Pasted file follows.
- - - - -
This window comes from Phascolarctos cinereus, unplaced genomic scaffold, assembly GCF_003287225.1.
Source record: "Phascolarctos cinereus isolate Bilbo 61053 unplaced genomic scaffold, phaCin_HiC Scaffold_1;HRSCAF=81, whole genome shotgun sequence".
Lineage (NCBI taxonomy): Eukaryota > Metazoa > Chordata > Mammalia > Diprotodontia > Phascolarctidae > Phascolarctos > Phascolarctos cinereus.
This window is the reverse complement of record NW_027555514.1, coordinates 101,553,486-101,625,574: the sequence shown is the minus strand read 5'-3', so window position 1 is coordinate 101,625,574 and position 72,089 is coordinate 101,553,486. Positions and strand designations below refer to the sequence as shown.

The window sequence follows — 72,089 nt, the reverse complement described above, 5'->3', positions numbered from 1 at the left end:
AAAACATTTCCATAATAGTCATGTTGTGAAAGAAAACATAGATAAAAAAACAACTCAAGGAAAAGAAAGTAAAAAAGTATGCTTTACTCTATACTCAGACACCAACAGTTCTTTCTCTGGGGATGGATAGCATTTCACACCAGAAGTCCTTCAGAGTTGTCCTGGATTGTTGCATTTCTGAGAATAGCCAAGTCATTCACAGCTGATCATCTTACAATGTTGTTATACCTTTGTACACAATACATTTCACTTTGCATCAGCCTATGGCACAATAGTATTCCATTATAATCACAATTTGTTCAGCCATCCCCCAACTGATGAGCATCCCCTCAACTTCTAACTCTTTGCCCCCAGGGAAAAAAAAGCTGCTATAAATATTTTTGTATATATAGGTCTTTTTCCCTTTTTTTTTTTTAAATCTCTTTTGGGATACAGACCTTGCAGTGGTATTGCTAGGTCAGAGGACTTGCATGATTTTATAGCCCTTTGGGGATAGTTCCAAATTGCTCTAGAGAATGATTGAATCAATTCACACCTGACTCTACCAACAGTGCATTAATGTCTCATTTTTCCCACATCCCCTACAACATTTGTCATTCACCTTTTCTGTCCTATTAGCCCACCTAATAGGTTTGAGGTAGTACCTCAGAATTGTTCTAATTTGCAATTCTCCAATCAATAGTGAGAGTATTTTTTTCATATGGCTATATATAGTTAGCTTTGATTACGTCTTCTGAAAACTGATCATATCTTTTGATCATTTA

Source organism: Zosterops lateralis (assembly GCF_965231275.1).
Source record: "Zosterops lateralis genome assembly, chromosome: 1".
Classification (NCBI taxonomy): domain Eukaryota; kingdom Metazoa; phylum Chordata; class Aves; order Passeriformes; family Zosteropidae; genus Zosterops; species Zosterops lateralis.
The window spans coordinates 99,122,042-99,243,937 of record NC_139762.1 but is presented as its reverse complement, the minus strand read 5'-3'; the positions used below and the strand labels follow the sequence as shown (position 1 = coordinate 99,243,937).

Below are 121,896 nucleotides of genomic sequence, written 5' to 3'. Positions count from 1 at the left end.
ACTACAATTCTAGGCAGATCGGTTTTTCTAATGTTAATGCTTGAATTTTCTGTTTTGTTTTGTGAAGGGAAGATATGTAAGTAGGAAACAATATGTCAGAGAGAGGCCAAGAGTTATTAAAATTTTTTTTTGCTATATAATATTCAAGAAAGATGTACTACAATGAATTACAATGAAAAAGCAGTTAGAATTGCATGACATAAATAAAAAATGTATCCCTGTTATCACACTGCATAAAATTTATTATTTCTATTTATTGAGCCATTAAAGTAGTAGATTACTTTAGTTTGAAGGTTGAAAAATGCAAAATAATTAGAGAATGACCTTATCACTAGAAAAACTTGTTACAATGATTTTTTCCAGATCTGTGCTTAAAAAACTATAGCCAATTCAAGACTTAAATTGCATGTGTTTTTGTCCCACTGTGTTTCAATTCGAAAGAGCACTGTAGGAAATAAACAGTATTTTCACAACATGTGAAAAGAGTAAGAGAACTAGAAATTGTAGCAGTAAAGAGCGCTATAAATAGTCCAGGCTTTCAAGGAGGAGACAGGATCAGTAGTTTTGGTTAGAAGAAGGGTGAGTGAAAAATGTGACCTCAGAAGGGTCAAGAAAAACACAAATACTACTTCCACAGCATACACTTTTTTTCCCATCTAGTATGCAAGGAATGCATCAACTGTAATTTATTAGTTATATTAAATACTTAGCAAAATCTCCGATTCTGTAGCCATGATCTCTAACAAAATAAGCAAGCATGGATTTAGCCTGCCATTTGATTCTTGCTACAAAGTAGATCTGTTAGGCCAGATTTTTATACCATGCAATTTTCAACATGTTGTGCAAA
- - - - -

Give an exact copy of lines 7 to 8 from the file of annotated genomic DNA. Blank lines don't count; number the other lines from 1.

Source organism: Zosterops lateralis (assembly GCF_965231275.1).
Source record: "Zosterops lateralis genome assembly, chromosome: 1".